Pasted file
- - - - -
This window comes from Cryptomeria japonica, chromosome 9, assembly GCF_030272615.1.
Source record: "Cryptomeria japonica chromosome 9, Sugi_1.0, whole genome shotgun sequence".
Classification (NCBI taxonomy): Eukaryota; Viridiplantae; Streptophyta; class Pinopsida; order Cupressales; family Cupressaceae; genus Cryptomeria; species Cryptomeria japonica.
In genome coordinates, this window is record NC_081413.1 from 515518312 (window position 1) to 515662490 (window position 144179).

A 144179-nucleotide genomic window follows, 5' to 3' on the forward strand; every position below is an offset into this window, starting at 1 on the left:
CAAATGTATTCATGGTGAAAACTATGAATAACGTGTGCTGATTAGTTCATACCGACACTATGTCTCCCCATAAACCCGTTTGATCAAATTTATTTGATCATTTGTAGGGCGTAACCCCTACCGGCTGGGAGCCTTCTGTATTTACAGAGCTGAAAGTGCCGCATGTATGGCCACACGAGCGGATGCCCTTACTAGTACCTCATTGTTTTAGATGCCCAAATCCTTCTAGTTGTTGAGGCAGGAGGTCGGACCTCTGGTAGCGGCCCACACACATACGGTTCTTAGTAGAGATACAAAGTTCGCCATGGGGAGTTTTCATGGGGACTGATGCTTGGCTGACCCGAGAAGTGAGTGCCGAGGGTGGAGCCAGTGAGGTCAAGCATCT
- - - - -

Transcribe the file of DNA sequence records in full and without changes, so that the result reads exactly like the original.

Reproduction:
This window comes from Cryptomeria japonica, chromosome 9, assembly GCF_030272615.1.
Source record: "Cryptomeria japonica chromosome 9, Sugi_1.0, whole genome shotgun sequence".
Classification (NCBI taxonomy): Eukaryota; Viridiplantae; Streptophyta; class Pinopsida; order Cupressales; family Cupressaceae; genus Cryptomeria; species Cryptomeria japonica.
In genome coordinates, this window is record NC_081413.1 from 515518312 (window position 1) to 515662490 (window position 144179).

A 144179-nucleotide genomic window follows, 5' to 3' on the forward strand; every position below is an offset into this window, starting at 1 on the left:
CAAATGTATTCATGGTGAAAACTATGAATAACGTGTGCTGATTAGTTCATACCGACACTATGTCTCCCCATAAACCCGTTTGATCAAATTTATTTGATCATTTGTAGGGCGTAACCCCTACCGGCTGGGAGCCTTCTGTATTTACAGAGCTGAAAGTGCCGCATGTATGGCCACACGAGCGGATGCCCTTACTAGTACCTCATTGTTTTAGATGCCCAAATCCTTCTAGTTGTTGAGGCAGGAGGTCGGACCTCTGGTAGCGGCCCACACACATACGGTTCTTAGTAGAGATACAAAGTTCGCCATGGGGAGTTTTCATGGGGACTGATGCTTGGCTGACCCGAGAAGTGAGTGCCGAGGGTGGAGCCAGTGAGGTCAAGCATCT